Reginald Lewis (1942-1993), Self-Made Business Success
• First African-American businessman to make Forbes list of wealthiest people
• In 1992 donated largest gift from an individual in Harvard Law School’s history
Reginald F. Lewis was born on December 7, 1942, in Baltimore, Maryland. His parents separated when he was quite young, but he had a strong moral upbringing from his mother and grandparents who instilled in Lewis the philosophy of working hard and saving money.
When he was ten years old, Lewis took on a newspaper route and his grandmother taught him the importance of saving much of what he earned. As a teenager, he worked alongside his grandfather who was headwaiter and maitre d’ at a private country club. His grandfather advised: “Know your job and do it well.”
Lewis’ mother, Carolyn Fugett, reinforced these messages. On a television broadcast, An American Legacy, recorded shortly after his death in 1993, she said she always told him: “Put spikes on your shoes and keep on climbing.”
In 1961, Reginald entered Virginia State University on a football scholarship. When an injury sidelined him and cost him his scholarship, but he got a job to pay for his education. In his senior year, he was invited to Harvard Law School to attend a summer program for a select few black students. At the end of the summer, Lewis was invited to apply to the law school. He graduated in 1968 with a specialty in securities law.
After law school, he was recruited by a top New York law firm, Paul, Weiss, Rifkind, Wharton & Garrison LLP. Two years later, Lewis left to start his own firm, the first African American law firm on Wall Street.
He took on social causes when his expertise could be helpful. He was of counsel to the New York-based Commission for Racial Justice that represented The Wilmington Ten and was able to force North Carolina to pay interest on the Wilmington Ten bond. (The case concerned violence over school desegregation; the Wilmington Ten were given prison sentences that were eventually overturned when a 1977 CBS 60 Minutes segment indicated that much of the evidence was fabricated.)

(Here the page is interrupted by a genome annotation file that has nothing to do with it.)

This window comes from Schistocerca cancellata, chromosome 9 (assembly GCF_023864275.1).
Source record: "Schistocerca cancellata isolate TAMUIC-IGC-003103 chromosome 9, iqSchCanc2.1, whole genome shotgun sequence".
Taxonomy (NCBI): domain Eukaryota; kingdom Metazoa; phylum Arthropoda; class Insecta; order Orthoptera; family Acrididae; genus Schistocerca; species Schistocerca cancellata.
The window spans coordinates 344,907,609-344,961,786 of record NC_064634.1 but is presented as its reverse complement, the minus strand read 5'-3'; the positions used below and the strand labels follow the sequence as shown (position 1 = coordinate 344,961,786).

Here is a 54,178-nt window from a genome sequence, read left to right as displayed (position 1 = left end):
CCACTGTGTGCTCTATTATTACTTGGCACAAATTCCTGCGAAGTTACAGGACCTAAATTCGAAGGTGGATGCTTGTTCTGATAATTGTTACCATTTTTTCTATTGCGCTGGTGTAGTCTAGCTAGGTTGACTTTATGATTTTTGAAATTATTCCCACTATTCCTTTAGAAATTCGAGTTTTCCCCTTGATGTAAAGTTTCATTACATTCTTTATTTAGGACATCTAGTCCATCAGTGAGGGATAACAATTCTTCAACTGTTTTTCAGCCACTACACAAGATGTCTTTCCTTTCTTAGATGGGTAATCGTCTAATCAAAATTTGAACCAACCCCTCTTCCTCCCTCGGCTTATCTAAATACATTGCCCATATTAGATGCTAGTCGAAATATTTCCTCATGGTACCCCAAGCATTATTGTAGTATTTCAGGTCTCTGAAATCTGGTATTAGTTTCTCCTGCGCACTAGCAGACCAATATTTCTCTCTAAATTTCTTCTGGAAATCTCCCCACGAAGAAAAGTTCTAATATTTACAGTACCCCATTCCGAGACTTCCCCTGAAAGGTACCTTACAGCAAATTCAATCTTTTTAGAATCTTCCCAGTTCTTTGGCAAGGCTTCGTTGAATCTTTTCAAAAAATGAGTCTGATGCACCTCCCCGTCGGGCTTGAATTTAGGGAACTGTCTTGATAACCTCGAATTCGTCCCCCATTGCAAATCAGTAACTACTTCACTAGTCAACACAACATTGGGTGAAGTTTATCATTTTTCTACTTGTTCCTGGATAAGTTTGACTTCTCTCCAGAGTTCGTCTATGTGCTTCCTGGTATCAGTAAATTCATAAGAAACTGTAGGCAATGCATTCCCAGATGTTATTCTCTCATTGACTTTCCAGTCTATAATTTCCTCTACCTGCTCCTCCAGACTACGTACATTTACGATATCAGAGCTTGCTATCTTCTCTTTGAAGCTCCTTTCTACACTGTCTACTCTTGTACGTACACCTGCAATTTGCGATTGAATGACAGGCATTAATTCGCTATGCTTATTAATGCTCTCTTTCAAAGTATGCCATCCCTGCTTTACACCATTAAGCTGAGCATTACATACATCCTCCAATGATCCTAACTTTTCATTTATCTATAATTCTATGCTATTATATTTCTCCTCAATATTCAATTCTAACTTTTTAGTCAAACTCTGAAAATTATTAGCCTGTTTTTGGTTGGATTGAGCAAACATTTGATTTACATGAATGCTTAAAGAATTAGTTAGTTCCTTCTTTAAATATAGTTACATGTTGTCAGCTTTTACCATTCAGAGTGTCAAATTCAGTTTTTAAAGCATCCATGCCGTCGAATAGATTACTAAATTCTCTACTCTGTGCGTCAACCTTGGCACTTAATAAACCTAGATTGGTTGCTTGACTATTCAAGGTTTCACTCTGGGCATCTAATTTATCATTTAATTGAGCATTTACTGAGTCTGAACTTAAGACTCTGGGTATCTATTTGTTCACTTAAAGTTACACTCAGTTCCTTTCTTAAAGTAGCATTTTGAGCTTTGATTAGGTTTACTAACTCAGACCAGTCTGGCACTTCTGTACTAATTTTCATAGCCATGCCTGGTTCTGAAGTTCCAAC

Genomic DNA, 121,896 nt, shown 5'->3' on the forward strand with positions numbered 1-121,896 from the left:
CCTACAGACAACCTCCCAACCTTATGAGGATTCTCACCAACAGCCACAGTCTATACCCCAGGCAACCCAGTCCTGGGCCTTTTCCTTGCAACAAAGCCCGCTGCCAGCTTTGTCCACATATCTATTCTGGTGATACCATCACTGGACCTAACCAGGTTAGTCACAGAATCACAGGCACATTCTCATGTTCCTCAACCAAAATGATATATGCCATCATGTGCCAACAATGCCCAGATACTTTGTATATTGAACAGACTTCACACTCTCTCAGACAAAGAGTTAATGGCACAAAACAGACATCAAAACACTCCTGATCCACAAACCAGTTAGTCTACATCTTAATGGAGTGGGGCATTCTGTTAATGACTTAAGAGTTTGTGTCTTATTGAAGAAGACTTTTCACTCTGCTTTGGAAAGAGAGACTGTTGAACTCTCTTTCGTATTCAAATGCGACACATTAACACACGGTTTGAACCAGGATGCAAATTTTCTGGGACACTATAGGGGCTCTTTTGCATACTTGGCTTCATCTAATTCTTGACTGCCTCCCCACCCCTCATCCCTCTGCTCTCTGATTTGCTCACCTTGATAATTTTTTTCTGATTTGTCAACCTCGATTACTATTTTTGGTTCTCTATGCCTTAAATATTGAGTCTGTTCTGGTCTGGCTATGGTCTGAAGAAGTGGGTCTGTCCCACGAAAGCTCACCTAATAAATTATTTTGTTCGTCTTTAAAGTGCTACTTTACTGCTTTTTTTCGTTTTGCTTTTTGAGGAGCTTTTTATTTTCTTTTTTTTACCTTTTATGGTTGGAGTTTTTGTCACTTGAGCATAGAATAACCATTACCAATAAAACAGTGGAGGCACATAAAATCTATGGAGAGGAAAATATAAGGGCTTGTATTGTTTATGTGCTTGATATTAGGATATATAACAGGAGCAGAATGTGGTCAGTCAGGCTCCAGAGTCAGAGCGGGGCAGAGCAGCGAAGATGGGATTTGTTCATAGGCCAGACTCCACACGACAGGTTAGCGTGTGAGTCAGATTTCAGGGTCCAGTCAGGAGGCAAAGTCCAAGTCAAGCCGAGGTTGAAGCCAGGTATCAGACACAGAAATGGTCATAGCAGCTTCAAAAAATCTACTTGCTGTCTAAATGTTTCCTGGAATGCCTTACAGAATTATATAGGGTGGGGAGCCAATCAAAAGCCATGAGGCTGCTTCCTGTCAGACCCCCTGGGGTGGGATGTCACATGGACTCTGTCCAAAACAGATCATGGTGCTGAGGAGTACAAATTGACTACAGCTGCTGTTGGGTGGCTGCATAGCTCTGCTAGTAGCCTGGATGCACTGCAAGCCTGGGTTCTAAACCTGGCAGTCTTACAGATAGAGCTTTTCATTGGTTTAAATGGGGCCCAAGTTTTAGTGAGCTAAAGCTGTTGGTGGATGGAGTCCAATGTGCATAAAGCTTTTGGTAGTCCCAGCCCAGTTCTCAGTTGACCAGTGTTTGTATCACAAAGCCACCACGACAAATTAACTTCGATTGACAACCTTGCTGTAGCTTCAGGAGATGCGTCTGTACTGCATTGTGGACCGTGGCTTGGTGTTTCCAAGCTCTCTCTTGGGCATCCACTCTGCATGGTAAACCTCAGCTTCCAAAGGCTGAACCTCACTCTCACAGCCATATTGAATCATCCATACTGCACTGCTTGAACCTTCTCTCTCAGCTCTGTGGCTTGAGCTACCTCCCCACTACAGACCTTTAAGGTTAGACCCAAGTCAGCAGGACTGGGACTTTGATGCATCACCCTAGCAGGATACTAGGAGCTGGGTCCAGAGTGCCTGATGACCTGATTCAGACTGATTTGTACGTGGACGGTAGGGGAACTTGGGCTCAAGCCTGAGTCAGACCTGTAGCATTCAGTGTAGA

After 15 years as a corporate lawyer with his own practice, Lewis creating TLC Group LP. His first major deal was the purchase of the McCall Pattern Company, a home sewing pattern business. He raised money from family and friends and borrowed the rest from institutional investors. In the summer of 1987, he sold the company for $65 million, making a 90 to 1 return on his investment.
That year he put together another major deal, buying the international division of Beatrice Foods, a giant snack food, beverage and grocery store conglomerate. This made Beatrice International the largest business run by an African-American and the first company to reach a billion dollars in sales, with a black man at its head.
In 1992 Reginald Lewis was included in Forbes Magazine’s list of the nation’s wealthiest people; the magazine listed his personal assets at $400 million.
Lewis donated millions of dollars to various institutions including the schools from which he graduated. In 1992 his $3 million donation to Harvard Law School was the largest single gift from an individual in the school’s 175-year history. Harvard named its international law center in his honor, making it the first building at Harvard to be named for an African-American.
In the program about Lewis on An American Legacy, one of his friends noted that Lewis was investigating the purchase of Paramount Studios, a move that would have changed the entertainment industry. Unfortunately, Lewis was diagnosed with brain cancer and died 6 months later.
Lewis’ motto that he both followed and taught was “Keep on going no matter what.”